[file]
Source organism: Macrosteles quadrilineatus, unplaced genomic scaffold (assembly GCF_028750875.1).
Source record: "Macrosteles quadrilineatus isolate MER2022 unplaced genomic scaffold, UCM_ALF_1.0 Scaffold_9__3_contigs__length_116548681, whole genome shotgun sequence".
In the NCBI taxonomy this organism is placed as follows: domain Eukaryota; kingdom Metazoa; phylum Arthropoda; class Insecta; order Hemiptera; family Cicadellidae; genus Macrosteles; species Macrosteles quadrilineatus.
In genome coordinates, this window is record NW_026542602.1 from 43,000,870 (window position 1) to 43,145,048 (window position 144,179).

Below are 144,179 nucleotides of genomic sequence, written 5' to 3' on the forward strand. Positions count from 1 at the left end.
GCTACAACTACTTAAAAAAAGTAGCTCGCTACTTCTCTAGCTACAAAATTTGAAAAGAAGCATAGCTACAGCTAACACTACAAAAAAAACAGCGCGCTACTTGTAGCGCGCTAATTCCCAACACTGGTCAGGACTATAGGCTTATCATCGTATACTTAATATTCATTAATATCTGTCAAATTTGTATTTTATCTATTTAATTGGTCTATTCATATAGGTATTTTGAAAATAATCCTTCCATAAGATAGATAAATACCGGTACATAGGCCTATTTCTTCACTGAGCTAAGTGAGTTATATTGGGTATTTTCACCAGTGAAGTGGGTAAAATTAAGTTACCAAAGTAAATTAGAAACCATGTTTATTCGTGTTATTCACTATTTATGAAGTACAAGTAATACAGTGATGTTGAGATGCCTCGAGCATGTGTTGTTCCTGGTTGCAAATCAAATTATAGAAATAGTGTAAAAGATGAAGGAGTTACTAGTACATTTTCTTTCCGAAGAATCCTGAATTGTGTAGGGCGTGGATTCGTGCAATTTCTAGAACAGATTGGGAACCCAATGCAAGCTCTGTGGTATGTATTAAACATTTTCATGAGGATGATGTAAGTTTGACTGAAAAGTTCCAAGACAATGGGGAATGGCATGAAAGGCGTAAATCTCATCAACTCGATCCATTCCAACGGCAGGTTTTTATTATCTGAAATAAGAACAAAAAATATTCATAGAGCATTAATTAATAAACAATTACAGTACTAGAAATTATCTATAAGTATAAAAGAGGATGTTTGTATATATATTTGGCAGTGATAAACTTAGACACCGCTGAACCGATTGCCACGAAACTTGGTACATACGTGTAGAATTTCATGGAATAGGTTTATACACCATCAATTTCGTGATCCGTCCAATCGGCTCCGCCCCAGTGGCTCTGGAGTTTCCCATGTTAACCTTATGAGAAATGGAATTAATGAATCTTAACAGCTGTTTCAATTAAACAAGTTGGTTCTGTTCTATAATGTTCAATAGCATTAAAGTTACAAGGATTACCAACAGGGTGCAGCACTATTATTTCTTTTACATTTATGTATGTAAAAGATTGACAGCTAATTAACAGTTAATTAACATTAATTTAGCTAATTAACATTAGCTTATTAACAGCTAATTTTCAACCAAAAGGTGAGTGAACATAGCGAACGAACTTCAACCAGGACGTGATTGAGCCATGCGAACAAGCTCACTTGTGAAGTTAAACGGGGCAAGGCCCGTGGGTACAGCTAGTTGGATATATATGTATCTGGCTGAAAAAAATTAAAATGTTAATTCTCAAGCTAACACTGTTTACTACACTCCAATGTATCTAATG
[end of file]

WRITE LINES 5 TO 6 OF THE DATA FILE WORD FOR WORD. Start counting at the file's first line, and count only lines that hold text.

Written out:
Below are 144,179 nucleotides of genomic sequence, written 5' to 3' on the forward strand. Positions count from 1 at the left end.
GCTACAACTACTTAAAAAAAGTAGCTCGCTACTTCTCTAGCTACAAAATTTGAAAAGAAGCATAGCTACAGCTAACACTACAAAAAAAACAGCGCGCTACTTGTAGCGCGCTAATTCCCAACACTGGTCAGGACTATAGGCTTATCATCGTATACTTAATATTCATTAATATCTGTCAAATTTGTATTTTATCTATTTAATTGGTCTATTCATATAGGTATTTTGAAAATAATCCTTCCATAAGATAGATAAATACCGGTACATAGGCCTATTTCTTCACTGAGCTAAGTGAGTTATATTGGGTATTTTCACCAGTGAAGTGGGTAAAATTAAGTTACCAAAGTAAATTAGAAACCATGTTTATTCGTGTTATTCACTATTTATGAAGTACAAGTAATACAGTGATGTTGAGATGCCTCGAGCATGTGTTGTTCCTGGTTGCAAATCAAATTATAGAAATAGTGTAAAAGATGAAGGAGTTACTAGTACATTTTCTTTCCGAAGAATCCTGAATTGTGTAGGGCGTGGATTCGTGCAATTTCTAGAACAGATTGGGAACCCAATGCAAGCTCTGTGGTATGTATTAAACATTTTCATGAGGATGATGTAAGTTTGACTGAAAAGTTCCAAGACAATGGGGAATGGCATGAAAGGCGTAAATCTCATCAACTCGATCCATTCCAACGGCAGGTTTTTATTATCTGAAATAAGAACAAAAAATATTCATAGAGCATTAATTAATAAACAATTACAGTACTAGAAATTATCTATAAGTATAAAAGAGGATGTTTGTATATATATTTGGCAGTGATAAACTTAGACACCGCTGAACCGATTGCCACGAAACTTGGTACATACGTGTAGAATTTCATGGAATAGGTTTATACACCATCAATTTCGTGATCCGTCCAATCGGCTCCGCCCCAGTGGCTCTGGAGTTTCCCATGTTAACCTTATGAGAAATGGAATTAATGAATCTTAACAGCTGTTTCAATTAAACAAGTTGGTTCTGTTCTATAATGTTCAATAGCATTAAAGTTACAAGGATTACCAACAGGGTGCAGCACTATTATTTCTTTTACATTTATGTATGTAAAAGATTGACAGCTAATTAACAGTTAATTAACATTAATTTAGCTAATTAACATTAGCTTATTAACAGCTAATTTTCAACCAAAAGGTGAGTGAACATAGCGAACGAACTTCAACCAGGACGTGATTGAGCCATGCGAACAAGCTCACTTGTGAAGTTAAACGGGGCAAGGCCCGTGGGTACAGCTAGTTGGATATATATGTATCTGGCTGAAAAAAATTAAAATGTTAATTCTCAAGCTAACACTGTTTACTACACTCCAATGTATCTAATG